Just thought I would pop down a few things I have learnt about song-writing down. Over the years.
1. There are many successful ways of writing a song. You can't do it wrong, you can only do it badly. Find what works for you and do that. If you write lyrics first then music later, or the other way round. In fact I've found it useful to try out as many different ways of writing as possible. Even if there is one that sticks with you, it's great to have the others in your toolbox in case you ever get stuck. Different orders, lyrics first, music first, both together. Try it all. Some may surprise you.
2. Be flexible. Try not to hog tie yourself into rhyming schemes and length of lyric or melodic lines. If you can see it coming, chances are your audience will as well. And there's nothing better as a member of an audience than being surprised. Try things out, extend your lines long past what you think you can get away with and then whack a really strong rhyme on the end. I am constantly surprised at the shit that I get away with. Try extending a melody beyond where you think it should end. Test yourself. And once you've tested yourself and found something that you like, then the hard work begins.
3. Structure is really important. Once you've had your fun coming up with interesting lyrics and figures, the difficulty lies in the repetition of those moments of interest. New lyrics for a complicated melodic/rhythmic figure are part of the toughest bit of songwriting. Say you've come up with a triple rhyme scheme that you really like and is amusing/moving and memorable. How do you make another verse that is not only just as amusing/moving but is more so, and develops your initial ideas for the song further? This is where the work starts. Spend a lot of time thinking, sing to yourself under your breath as you cycle or shower. Take time to figure things out. Use rhyming dictionaries, talk to friends and colleagues, try things out endlessly. It takes time but it's worth it.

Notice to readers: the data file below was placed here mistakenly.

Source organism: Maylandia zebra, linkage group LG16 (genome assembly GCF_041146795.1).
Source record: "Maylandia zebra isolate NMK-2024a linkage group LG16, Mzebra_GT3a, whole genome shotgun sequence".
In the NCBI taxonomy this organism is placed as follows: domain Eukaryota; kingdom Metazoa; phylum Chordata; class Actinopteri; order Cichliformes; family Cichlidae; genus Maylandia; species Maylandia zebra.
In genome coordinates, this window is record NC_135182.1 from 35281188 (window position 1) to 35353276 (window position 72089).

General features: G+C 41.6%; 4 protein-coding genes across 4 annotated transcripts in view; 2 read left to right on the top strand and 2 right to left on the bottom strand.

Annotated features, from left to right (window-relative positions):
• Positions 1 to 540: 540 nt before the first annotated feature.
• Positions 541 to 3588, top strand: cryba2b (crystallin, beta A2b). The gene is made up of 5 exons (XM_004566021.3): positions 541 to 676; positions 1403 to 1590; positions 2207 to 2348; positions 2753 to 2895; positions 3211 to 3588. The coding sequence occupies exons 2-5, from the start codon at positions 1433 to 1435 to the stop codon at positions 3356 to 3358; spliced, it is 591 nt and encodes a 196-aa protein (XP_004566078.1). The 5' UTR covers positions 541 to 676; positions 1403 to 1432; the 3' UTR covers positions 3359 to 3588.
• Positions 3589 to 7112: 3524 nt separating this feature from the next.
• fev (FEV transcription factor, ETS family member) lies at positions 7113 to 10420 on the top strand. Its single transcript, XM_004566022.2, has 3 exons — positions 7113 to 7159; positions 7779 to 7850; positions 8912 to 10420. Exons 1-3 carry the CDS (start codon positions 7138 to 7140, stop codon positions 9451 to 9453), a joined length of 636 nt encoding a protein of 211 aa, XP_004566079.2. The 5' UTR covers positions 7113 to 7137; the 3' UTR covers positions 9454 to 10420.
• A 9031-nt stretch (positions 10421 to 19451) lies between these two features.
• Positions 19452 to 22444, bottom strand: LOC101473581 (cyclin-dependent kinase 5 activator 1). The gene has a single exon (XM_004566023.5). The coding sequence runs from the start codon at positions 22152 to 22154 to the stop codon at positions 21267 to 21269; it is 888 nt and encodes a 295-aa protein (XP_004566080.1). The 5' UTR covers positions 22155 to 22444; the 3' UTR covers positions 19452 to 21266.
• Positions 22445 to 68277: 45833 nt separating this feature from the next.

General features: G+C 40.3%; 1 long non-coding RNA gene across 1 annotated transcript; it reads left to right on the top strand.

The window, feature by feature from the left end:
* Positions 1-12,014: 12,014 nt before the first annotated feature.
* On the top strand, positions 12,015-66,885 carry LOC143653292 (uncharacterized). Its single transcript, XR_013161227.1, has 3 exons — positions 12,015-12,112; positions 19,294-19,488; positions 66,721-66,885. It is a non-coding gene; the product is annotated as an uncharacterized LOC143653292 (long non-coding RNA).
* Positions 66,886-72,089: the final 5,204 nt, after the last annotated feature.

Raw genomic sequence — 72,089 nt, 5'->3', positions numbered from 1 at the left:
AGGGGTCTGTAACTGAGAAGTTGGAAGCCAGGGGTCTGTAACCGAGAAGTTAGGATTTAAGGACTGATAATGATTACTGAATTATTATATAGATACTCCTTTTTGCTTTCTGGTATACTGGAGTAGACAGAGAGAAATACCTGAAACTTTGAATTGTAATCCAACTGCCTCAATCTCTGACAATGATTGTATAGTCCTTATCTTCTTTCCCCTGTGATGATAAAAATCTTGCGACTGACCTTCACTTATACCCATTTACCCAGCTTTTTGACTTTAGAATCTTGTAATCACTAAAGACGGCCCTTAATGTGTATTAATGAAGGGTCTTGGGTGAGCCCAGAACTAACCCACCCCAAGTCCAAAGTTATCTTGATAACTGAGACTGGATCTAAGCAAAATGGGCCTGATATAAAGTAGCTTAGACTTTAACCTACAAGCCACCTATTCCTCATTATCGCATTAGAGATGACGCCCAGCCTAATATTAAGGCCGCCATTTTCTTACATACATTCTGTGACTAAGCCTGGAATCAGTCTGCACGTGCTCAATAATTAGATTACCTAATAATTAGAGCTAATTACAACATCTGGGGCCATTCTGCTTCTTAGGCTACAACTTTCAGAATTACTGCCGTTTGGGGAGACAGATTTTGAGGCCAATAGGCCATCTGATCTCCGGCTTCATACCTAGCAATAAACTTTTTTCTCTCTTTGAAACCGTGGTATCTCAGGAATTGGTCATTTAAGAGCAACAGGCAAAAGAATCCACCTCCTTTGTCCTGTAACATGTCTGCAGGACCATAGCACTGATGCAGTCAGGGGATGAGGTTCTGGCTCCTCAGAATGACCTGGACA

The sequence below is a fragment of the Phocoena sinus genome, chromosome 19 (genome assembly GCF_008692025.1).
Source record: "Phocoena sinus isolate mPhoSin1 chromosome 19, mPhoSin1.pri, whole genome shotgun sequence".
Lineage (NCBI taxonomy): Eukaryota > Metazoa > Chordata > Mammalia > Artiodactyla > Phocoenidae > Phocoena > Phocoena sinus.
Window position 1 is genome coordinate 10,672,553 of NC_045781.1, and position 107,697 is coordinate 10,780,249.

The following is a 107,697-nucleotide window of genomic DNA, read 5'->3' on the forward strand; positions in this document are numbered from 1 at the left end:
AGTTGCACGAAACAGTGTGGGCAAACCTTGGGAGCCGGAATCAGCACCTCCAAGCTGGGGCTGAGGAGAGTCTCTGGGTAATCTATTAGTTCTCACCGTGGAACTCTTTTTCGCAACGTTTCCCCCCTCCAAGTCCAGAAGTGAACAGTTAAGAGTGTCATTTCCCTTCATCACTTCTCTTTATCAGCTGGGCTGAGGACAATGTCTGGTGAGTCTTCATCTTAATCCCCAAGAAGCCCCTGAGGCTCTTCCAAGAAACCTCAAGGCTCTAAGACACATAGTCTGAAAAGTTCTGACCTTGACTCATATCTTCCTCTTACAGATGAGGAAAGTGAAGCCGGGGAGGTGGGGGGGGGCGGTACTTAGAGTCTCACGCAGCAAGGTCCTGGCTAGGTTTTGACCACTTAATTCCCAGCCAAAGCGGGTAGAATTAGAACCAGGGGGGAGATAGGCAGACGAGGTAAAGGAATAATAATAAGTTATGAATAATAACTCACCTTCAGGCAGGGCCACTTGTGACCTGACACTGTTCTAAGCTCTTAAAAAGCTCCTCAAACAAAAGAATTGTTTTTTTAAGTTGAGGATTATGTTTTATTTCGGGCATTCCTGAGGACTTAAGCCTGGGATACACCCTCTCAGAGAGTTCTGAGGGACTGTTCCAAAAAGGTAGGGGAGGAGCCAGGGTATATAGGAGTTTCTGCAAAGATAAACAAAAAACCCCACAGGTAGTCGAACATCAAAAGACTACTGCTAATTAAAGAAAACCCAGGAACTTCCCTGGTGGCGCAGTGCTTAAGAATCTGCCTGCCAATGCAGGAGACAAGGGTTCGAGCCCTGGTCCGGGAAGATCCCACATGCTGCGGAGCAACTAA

4. Analyse your work. Be critical of yourself. Listen to feedback BUT don't take it as gospel. A million people will have a million different opinions of your work. But underneath it all, you are the only one who knows what you are trying to achieve with the song. Take the feedback that will help you to realise your vision of the song. Sometimes it will be difficult to hear but it's worth listening.
5. When asking for feedback. Try not to ask for it immediately after finishing your song. If you have written something you are emotionally connected to then any feedback, no matter how positive, will be hard to take. Give yourself some time to distance yourself from the song, so that you can view it objectively. When you've had some distance from your work then take you'll be able to listen to their feedback without shouting at them that "You don't understand!" and locking yourself in the bathroom for three days. The thing is, if they don't understand what you're trying to do with the song then you haven't done it right and it needs looking at. In that intervening time you can prepare yourself mentally for everything that they are going to say about it and chances are you'll start to criticise it your work yourself, which is the best thing you can do.
6. In pop, songs can mean different things to different people. That's what's great about them. But if a song illicits confusion, that's a problem. For one person it can be about a person in love, to another it may be a love song to a dead parent, or about a new pet. That's great. But if the listener is unsure whether it's about one or the other, there's the problem. A song can use vague language as long as the sum total of that vague language conjures up a
coherent and specific connection in the listener's mind.
This has been nice!
More to come next time...